Donald Trump has said multiple times that he is worried that November's election will be rigged. Apparently a majority of Republicans agree.
According to a new Gallup poll, 52 percent of Republicans say voter fraud is a major problem in 2016. Despite little evidence that voter fraud has played a significant role in any recent presidential elections or primaries, a whole lot of people believe it poses a threat to the validity of this year's election cycle. Perhaps that has something to do with the comments of many prominent conservatives, including the GOP presidential nominee.
52 percent of Republicans said they are concerned about votes being cast by people who are not eligible vote, compared with 33 percent of independents and just 26 percent of Democrats. Overall, the Gallup found that a third of likely voters think voter fraud is a major issue — Gallup surveyed 1,013 adults nationwide from Aug. 15 to Aug. 16 with a margin of error of plus or minus 4 points.
There is no proof that voter fraud is a significant problem in U.S. elections. In fact, multiple government investigations and independent studies in recent years have determined that the amount of confirmed voter fraud cases in the U.S. to be negligible. But many Republicans remain skeptical that elections are primed to be rigged. The fear has led to the proposal or passing of voter ID laws and other voting regulations in dozens of states across the country.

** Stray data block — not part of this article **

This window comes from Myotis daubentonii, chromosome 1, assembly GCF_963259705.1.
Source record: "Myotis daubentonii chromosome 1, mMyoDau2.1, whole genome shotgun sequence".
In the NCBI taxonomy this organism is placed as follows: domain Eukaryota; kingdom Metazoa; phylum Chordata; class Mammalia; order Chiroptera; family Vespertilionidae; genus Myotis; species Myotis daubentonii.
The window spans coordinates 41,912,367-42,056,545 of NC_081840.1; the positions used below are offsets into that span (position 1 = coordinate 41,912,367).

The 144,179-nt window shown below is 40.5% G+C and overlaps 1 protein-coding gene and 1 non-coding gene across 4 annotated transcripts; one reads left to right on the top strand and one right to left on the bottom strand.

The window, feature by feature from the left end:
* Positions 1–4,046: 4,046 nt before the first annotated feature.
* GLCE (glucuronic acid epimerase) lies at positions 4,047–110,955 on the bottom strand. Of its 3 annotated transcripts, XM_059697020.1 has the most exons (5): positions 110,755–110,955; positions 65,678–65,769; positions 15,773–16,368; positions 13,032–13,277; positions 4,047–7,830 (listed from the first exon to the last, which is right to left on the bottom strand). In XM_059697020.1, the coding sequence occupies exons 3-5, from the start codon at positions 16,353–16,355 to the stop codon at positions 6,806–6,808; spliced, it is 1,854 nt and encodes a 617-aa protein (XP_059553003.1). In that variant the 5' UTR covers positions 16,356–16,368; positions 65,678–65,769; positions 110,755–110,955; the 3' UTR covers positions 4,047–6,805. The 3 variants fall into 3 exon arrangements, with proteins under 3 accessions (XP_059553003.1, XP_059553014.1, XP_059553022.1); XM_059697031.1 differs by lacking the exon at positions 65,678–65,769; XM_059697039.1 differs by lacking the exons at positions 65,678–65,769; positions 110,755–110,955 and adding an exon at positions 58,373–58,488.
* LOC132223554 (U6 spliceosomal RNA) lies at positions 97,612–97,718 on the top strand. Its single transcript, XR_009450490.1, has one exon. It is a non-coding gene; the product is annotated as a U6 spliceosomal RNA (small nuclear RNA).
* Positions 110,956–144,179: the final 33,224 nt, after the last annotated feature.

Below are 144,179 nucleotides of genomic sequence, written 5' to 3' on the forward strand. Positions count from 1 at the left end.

Meanwhile, those on the left argue that efforts to curb voter fraud is really a veiled attempt to disenfranchise voters, especially low income voters of color, to shift voter demographics in the GOP's favor. Critics allege that voter ID laws, which can make it significantly more complicated for some people, especially non-driver's who do not have a driver's license or other form of photo ID, to vote, are unconstitutional. Monday's Gallup poll found that 40 percent of Democrats think the voter disenfranchisement as a result of such laws is a major problem in 2016, an indication of the polarization present over the issue.
Voter fraud has been increasingly in the headlines lately with Donald Trump stoking fears about a rigged election.
"We'd better be careful, because that election is going to be rigged," the GOP nominee said at an Aug. 1 rally in Columbus, Ohio. "People are going to walk in and they're going to vote 10 times, maybe. Who knows?"
In Trump's estimation, Hillary Clinton rigged the Democratic primary races to gain an edge of her opponent, Vermont Sen. Bernie Sanders, and she plans to do the same in the general election. However, while a recent email leak from the Democratic National Committee revealed evidence of favoritism among Democratic party officials, no evidence has surfaced of significant, intentional voter fraud on behalf of Clinton at the polls.